The next station with a big signal at night and a smaller one during the day is WLIB-1190 running 10KW daytime and 30KW nighttime, in New York, NY. WLIB uses three towers for daytime broadcasting and four towers at night. Both patterns are generally towards the east, with the nighttime pattern more focused and skewed a little more to the southeast. During the day it competes with WBIS-1190, Annapolis, MD (10KW), and WSDE-1190, Cobleskill, NY (1KW). WLIB's daytime pattern exactly bisects these two challengers on a line right out into the Atlantic Ocean. At night, WLIB only has to contend with New Yorker WSDE, as the Annapolis station is off the air.

The station with the greatest power differential, day to night, is WLAN-1390, Lancaster, PA. They run a mere 18 watts daytime and 1100 watts nighttime, both to a single, omnidirectional tower. Their nighttime power is a remarkable 61.1 times more than their daytime power!

WLAN's main competitor is WZHF-1390 (5KW), in Arlington, VA, a mere 92 miles away to the south-southwest. How does an 1100 watt station co-exist with a 5KW station at night when they are only 92 miles apart? Examining the tower pattern plots, you will find that WLAN in Lancaster, PA is exactly in a deep notch of WZHF's nighttime pattern.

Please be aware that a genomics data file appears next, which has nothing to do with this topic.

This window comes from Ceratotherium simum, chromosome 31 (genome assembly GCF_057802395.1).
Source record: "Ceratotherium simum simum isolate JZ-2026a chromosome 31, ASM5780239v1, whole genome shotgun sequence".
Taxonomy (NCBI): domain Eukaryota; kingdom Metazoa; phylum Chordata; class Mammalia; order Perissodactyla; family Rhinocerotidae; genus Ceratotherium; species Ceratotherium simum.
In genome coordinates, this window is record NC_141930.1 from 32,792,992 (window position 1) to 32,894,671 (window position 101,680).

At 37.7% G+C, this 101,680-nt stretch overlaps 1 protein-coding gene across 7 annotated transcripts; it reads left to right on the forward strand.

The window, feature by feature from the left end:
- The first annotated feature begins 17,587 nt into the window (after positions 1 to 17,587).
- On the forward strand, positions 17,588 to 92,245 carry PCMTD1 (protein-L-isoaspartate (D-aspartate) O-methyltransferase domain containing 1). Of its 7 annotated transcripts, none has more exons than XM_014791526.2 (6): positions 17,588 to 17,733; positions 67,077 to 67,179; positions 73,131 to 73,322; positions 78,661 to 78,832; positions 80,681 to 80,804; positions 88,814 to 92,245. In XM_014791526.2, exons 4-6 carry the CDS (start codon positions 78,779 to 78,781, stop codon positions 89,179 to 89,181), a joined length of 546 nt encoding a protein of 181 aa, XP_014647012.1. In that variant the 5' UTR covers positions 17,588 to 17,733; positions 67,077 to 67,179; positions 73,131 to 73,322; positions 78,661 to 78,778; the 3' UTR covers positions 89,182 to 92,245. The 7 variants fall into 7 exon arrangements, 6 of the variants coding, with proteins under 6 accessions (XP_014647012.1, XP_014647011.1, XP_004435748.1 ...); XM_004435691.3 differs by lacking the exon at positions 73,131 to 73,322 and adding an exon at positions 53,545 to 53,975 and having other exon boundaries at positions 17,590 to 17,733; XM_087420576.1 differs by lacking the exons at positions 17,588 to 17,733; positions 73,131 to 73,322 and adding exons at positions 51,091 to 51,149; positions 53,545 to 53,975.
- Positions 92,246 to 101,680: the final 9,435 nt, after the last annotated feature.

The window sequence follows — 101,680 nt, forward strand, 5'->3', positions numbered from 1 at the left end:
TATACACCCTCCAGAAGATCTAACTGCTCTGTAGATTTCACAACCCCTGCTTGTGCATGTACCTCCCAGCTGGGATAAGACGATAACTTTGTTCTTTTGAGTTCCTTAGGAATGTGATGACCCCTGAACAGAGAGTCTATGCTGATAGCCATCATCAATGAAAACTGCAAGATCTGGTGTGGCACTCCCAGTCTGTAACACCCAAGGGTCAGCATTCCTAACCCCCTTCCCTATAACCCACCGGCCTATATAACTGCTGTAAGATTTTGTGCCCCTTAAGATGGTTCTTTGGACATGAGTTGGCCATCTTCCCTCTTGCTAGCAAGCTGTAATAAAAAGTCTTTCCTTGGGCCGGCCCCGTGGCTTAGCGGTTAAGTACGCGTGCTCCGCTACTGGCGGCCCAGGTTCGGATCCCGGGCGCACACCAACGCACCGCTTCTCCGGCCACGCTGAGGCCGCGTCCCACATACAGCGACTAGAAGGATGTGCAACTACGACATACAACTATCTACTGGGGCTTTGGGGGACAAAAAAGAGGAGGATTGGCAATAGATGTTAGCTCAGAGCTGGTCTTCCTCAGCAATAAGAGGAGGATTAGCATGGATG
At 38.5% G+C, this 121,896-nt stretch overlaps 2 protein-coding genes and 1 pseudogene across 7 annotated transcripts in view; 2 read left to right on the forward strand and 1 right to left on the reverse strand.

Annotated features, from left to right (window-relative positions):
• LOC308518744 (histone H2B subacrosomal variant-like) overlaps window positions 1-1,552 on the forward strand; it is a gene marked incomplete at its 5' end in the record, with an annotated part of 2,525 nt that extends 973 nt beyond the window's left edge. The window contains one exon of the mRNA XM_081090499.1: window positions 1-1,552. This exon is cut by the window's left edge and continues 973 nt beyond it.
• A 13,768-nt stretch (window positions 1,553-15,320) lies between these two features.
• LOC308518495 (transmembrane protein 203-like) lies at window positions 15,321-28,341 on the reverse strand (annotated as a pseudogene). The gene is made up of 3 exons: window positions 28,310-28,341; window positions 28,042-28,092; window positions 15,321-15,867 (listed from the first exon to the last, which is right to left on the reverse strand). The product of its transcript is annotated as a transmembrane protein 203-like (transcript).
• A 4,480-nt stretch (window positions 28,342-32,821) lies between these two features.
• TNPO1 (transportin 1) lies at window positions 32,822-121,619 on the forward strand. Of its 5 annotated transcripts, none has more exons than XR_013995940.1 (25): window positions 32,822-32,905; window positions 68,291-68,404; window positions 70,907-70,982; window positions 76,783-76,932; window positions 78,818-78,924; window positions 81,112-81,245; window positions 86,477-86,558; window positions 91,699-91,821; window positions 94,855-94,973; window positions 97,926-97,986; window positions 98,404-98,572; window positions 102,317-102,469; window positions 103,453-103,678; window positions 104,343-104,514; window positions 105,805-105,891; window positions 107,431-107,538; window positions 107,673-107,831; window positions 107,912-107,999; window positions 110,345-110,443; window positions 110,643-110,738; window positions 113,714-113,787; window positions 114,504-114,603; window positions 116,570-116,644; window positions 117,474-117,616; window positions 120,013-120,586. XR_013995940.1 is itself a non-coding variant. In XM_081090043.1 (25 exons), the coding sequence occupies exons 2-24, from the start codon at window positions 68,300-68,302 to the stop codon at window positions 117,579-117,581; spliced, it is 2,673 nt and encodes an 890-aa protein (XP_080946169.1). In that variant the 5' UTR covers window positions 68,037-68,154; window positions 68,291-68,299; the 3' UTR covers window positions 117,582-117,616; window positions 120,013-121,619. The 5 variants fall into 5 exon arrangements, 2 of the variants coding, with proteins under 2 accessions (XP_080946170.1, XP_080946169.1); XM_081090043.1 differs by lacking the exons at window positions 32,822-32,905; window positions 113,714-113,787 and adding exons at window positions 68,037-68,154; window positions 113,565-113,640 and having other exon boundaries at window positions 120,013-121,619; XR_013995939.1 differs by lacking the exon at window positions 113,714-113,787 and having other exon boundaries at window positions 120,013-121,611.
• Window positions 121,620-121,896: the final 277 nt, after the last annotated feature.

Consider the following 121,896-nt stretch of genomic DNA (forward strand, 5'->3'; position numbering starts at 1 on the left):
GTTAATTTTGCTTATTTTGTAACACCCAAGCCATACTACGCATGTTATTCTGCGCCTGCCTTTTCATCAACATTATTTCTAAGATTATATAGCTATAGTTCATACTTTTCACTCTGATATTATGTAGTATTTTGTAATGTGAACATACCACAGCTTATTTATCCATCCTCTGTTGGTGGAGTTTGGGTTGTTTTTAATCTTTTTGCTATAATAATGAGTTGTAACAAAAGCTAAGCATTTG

Shown are nighttime pattern plots for San Diego's KFMB-760 and Avalon's KBRT-740, generated by Radio Data MW.

Tuesday, September 14, 2010

Winter DX Season 2010

Great mediumwave conditions were apparent three mornings ago (September 11). I'm an early riser, and at 6AM I'm usually on the way to the coffee shop DXing on the truck radio. Of course at that time of the morning it's still very dark out. The sun doesn't rise here until 6:40L. Tuning to 850 KHz at the top of the hour news, I caught a nice full ID from 50KW KOA-850, Denver, CO (1420 miles) at 0605L. The KOA radiator, a single tower located 30 miles to the southeast in Parker, CO, is a skyscraping 667.9 ft. tall, almost a full 5/8 wavelength in height. As advertised, KOA gets out to some 38 states, and probably more. KOA began broadcasting in 1924.